A vital part of ministry and discipleship is following up with students after an event. In the final part of this three-part series, I’ve asked Daryl Reininger, Youth Pastor at Henderson Hills Baptist Church in Oklahoma for 10 years, his thoughts on this important topic.
— Ben Trueblood
Ben: Why is the follow-up process such an important part of planning an event?
Daryl: The follow-up process is important because that is where the process of discipleship begins. Hebrews 10:24 gives us the command to find ways to stir one another up or how to motivate each other to love and good deeds.
The passage reminds us that discipleship is not a one-time thing, but rather it’s an ongoing process. If we are truly striving to make disciples and not just converts, then the follow-up process is absolutely essential to ministry.
Ben: When do you begin to think through the follow up process that you will use after the event?
Daryl: We begin thinking through the follow-up process about a month before the event. I say that because the follow-up process is generally a super complex process. The bigger issue with follow up comes with how long you continue to chase someone intentionally.
Ben: What are you trying to accomplish in your post-event follow up process?
Daryl: The main thing that we are trying to accomplish is to help continue to motivate or stir up the student in what God is doing in their life.
Another major component is to get the family involved in the process of discipleship. The reality is that our staff and volunteers do not live with these students. If we can get the family unit to motivate one another to love and good deeds — it’s truly a daily win. Otherwise, it’s a weekly win in the life of students who are called to carry their cross daily.
Lastly, we want to help students make sure that they have a complete and clear understanding of their own decision. What a tragedy for us to “count” a student as being saved, when in reality they still have a distorted view of what salvation or being born again is. What a tragedy for a student to express a desire to be baptized, but lack a true understanding of what baptism is or why we do it.
Ben: How do you know when your process has been successful?
Daryl: All you can do in follow up is be faithful. For example, a student expresses that they want accountability in their life. So you call them twice a week for four weeks and they don’t respond. To us this is successful follow up. We can’t force a student into accountability we can only offer for them to be accountable. You are finished when you and your team can look at each other and know that you have given the effort you should to contact students and families after an event.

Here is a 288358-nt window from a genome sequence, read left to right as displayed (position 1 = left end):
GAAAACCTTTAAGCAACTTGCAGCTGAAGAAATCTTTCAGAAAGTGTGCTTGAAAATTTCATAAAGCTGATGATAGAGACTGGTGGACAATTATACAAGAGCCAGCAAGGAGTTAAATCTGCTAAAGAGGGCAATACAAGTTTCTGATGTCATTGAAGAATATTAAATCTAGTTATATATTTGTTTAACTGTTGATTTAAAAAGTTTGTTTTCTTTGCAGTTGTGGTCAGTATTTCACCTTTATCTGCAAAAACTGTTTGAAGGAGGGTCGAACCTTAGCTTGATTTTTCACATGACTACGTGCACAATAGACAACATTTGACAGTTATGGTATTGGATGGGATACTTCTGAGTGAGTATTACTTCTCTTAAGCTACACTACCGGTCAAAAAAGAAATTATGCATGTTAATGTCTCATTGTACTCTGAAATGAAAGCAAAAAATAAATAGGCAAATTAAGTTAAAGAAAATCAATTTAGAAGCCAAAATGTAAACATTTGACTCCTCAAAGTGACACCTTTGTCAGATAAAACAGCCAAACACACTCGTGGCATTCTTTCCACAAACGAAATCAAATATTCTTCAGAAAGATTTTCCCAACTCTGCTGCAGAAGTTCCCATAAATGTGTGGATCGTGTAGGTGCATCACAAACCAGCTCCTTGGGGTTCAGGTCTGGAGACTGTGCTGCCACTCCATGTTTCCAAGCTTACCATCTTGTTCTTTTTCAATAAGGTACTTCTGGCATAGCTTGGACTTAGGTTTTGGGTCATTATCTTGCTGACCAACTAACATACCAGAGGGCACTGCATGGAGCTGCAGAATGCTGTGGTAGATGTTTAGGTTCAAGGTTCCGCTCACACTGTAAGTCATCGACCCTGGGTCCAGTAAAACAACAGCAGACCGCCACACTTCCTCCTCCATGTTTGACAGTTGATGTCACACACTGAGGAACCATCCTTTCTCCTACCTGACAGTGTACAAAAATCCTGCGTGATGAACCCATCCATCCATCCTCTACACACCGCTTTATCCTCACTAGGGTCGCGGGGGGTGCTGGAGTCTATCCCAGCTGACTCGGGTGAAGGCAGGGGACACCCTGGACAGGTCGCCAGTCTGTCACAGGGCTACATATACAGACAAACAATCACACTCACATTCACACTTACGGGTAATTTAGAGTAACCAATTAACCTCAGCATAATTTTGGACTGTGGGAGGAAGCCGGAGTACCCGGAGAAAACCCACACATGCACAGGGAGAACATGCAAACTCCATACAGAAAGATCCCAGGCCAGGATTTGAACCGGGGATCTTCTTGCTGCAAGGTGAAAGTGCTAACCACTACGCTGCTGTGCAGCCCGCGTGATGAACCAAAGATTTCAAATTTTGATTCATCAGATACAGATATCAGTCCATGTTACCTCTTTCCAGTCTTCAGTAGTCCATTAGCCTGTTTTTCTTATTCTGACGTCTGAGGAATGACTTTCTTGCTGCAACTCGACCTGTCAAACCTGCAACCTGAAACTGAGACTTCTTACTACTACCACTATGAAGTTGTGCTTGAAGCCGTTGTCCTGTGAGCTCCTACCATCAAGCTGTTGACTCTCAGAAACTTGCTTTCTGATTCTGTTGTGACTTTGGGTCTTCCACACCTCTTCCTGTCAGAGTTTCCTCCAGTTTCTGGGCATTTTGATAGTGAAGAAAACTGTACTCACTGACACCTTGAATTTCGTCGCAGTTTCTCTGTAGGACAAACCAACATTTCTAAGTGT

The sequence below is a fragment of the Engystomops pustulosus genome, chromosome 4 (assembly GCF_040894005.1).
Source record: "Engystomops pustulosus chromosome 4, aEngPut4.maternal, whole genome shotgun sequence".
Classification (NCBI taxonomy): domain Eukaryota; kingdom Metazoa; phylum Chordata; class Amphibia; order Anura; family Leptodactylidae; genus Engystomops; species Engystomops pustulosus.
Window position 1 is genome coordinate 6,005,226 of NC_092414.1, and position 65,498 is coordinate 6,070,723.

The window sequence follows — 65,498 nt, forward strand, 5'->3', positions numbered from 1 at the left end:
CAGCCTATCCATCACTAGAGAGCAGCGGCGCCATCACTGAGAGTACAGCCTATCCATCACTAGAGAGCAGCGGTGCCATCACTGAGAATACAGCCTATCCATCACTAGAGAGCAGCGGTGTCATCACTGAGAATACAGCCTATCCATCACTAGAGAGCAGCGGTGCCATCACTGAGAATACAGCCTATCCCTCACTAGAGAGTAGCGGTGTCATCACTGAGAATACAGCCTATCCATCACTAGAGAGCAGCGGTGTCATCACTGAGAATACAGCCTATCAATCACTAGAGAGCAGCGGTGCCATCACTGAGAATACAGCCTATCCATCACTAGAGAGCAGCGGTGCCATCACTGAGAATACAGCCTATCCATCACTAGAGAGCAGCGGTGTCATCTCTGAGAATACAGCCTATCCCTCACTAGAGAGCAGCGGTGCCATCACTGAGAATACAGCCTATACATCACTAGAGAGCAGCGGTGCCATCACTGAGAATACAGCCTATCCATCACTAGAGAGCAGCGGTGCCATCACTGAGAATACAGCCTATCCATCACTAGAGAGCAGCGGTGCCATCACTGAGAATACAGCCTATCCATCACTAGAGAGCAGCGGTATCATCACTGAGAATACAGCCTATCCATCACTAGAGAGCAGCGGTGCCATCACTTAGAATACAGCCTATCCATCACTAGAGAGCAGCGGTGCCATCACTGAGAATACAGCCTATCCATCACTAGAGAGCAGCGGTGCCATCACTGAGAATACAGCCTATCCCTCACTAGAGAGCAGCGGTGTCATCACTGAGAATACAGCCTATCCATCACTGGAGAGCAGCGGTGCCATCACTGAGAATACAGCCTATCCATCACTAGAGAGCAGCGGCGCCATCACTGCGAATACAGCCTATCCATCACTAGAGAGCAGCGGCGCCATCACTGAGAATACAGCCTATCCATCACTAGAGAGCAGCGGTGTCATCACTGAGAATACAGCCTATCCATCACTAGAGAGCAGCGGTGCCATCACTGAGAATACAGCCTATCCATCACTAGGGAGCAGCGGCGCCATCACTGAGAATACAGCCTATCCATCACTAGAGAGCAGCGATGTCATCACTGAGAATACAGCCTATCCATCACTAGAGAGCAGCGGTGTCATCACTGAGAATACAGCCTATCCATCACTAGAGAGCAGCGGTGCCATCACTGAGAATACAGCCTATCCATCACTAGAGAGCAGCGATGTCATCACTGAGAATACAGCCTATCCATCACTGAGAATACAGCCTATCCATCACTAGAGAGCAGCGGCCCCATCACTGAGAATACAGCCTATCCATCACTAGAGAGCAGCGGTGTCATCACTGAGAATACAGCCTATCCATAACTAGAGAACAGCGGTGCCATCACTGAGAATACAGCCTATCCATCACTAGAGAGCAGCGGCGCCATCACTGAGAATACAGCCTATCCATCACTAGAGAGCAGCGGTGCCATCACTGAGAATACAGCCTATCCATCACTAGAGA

The reality is that follow up is on us and our teams, but the follow through is on the student and the student’s family. We can contact them and offer time, effort, and support; but it is the student and family that must receive that offer.
This is a tough thing, but there is a point when you have to realize that these students belong to the Lord, and that the Holy Spirit is going to continue to pursue and convict them whether we connect with them or not.
Ben: Are there any parts of the process that you have used in the past that didn’t seem to work?
Daryl: Ha! I have made way more mistakes than successes, that’s for sure. Here are a few:
1. Not having a process.
2. Only communicating in one mode of communication. You should use phone, email, social media, and campus ministry.
3. Thinking that I, as the student pastor, have to follow up with all the decisions from an event (not delegating).
4. Not including parents in the follow-up process.
5. Not following up with student pastors from other churches about one of their students who responded at one of our events.
Ben: What has worked really well?
Daryl: Here are three things that have worked well for us:
1. Using staff, interns, and volunteers to help with the follow-up process. This allows you to be quicker, as well as more effective.
2. Give your team deadlines to follow up in multiple forms and have them make notes on how that follow up went in whatever type of database you are using.
3. Parents. Parents are way more reliable than teenagers, so when you involve them it brings a little more certainty that that student is going to be ministered to.
Ben: How has your own event follow-up process helped you in your student ministry?
Daryl: One way is that we are actually seeing discipleship take place. Our ministry is no longer defined by kids filling out a decision card, but having no fruit a month later. Also, it has helped our ministry partner with parents more than we ever have.
To be clear we still have a long way to go in our attempt to follow up with people after events. We have not arrived in this area, but it is an area that we value and try to give our best effort in.
Daryl Reininger is Youth Pastor at Henderson Hills Baptist Church in Edmond, Oklahoma.